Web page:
Hands-on With C64 For iPhone, and an Interview with Manomio | Cult of Mac

Hands-on With C64 For iPhone, and an Interview with Manomio


Back to 1980s gaming, when it were all (blocky) fields round here.

Being somewhat old of years and gray of hair, I remember the good ol’ days of gaming, before all this new-fangled 3D nonsense. Entire games would be smaller in size than a thumbnail JPEG, controllers didn’t have 56,000 buttons, and games weren’t always sequels to sequels to sequels to [that’s enough of that—”Ed]

Clearly, I’m not the only one, because retro games are hot properties for all current gaming systems, and Apple handhelds are no exception. The App Store is peppered with clones and ‘tributes’ to ancient games, along with a slew of official remakes from the likes of Atari and Namco. Recently, though, Manomio—developers of Flashback for iPhone—went a stage further, aiming to bring an entire retro system to iPhone: the Commodore 64.

The build of C64 we played with was quite impressive. Although frameskipping was evident (which is no longer the case for C64 emulation on desktop Macs), the small selection of games sent over with the demo were perfectly playable. Surprisingly, the controls also worked nicely, which is quite a feat when you consider that the C64 was a distinctly ‘digital control’ platform, and that virtual joysticks don’t often work well on Apple handhelds.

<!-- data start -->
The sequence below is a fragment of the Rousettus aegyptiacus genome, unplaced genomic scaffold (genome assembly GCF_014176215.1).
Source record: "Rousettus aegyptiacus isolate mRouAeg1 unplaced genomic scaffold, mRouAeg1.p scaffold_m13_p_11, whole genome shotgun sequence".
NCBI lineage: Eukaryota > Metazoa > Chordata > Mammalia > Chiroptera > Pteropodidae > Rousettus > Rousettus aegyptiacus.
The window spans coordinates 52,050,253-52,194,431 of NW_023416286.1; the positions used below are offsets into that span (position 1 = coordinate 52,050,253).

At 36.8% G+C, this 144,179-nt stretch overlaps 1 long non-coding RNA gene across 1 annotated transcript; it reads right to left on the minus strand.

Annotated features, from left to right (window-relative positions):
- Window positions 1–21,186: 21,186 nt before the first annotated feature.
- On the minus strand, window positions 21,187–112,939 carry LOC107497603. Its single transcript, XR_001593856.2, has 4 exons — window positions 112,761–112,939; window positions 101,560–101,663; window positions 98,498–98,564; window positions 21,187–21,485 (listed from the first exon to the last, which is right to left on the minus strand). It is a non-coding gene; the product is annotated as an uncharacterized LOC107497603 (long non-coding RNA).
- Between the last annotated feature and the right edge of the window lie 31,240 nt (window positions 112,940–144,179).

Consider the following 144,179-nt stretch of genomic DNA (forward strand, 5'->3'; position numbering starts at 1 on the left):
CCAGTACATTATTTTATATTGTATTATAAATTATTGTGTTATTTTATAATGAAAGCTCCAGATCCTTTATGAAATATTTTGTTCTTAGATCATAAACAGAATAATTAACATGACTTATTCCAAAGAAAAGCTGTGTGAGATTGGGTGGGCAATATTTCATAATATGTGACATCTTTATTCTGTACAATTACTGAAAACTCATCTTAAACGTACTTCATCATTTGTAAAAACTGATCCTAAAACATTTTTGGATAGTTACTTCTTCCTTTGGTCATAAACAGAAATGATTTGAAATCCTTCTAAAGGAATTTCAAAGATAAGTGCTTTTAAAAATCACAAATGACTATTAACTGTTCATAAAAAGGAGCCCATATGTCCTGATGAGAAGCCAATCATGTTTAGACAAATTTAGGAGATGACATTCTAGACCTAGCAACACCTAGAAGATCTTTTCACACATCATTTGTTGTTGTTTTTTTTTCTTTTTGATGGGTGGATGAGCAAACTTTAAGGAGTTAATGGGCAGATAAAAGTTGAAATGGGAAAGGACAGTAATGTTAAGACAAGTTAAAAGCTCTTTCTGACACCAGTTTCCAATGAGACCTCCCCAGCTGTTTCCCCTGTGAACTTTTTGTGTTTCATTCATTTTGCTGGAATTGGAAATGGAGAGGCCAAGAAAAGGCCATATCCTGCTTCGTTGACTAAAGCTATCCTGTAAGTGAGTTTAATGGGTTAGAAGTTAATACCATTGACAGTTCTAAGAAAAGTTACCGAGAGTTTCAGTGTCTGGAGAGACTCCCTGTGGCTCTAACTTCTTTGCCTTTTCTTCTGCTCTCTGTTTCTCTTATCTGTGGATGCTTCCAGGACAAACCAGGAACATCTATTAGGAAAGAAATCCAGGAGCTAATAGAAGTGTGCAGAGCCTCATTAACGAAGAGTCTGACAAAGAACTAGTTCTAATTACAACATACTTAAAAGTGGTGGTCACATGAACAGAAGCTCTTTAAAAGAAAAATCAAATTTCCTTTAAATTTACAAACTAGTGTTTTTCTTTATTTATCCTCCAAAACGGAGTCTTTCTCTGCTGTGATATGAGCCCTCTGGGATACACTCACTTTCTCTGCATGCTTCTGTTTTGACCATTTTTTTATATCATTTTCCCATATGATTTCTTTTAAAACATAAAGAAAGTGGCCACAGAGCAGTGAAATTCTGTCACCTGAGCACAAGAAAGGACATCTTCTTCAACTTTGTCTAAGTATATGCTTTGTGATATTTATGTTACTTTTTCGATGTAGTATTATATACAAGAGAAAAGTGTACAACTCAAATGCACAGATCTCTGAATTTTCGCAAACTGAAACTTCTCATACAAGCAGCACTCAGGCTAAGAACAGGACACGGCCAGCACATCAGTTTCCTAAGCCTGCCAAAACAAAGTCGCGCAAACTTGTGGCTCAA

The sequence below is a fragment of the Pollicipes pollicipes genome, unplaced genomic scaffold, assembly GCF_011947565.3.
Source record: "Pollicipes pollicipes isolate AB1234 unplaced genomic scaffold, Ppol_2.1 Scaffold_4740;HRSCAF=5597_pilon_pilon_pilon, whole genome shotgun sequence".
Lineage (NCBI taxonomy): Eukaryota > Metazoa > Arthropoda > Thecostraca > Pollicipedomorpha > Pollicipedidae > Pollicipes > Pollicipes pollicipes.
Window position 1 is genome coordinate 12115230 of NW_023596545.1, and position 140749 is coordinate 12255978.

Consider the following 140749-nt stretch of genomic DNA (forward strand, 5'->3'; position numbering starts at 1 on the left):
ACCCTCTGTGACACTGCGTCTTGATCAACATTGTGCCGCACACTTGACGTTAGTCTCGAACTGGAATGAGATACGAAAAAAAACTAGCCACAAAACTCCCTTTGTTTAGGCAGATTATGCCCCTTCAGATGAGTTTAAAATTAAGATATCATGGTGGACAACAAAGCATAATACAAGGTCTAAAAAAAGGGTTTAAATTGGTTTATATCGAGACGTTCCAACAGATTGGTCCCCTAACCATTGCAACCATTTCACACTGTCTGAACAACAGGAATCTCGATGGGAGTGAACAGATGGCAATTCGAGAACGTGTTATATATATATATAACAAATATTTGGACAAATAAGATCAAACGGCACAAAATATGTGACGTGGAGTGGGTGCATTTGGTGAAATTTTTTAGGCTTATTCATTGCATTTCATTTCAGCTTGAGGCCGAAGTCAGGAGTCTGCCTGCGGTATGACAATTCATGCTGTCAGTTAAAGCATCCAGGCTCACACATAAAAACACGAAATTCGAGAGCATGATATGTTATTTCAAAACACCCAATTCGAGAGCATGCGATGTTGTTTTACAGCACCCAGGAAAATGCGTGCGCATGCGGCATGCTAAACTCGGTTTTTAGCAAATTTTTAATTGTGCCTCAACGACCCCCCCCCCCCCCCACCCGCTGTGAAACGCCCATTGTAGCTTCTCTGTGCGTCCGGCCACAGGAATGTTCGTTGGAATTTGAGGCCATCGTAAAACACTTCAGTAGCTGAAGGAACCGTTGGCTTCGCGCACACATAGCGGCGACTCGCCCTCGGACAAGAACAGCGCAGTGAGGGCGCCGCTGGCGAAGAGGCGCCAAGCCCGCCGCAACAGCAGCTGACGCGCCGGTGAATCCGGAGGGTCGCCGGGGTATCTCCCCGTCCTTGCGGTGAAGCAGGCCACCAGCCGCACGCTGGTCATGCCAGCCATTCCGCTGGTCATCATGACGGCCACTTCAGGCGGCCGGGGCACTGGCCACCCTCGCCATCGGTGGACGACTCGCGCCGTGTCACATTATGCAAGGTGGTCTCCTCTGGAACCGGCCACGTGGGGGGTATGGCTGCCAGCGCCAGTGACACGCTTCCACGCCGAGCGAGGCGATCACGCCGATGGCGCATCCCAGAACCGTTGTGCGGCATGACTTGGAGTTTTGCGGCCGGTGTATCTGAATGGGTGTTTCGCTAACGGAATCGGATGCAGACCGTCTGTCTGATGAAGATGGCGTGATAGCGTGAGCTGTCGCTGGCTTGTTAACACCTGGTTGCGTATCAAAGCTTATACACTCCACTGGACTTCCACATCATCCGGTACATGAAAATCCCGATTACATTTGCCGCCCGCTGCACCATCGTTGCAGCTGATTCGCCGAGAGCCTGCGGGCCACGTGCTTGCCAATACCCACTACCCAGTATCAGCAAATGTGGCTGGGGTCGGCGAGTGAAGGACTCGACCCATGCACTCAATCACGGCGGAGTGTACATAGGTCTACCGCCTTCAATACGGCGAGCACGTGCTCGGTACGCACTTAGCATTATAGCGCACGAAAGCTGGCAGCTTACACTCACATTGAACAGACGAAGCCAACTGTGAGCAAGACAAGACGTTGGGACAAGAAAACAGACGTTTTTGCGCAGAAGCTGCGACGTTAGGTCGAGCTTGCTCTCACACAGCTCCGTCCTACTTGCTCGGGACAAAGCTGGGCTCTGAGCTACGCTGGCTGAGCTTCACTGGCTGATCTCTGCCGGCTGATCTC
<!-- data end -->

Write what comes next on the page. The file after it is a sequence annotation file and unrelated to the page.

Sadly, the public at large has yet to experience the app, because Apple unceremoneously rejected it, citing issues regarding its built-in BASIC (App Store apps aren’t allowed to launch executable code), and, presumably, ignoring the fact that Frotz—a Z-Machine interpreter—has been happily living on the App Store for ages, despite there being no practical distinction between it and C64.

Stu from Manomio was kind enough to offer his thoughts on this and other issues surrounding C64, along with talking about why Manomio developed the app in the first place, and why the organization considers it important to fully license content for the App Store (a position that, ironically, puts them at odds with at least several dozen rip-off apps already for sale for Apple handhelds).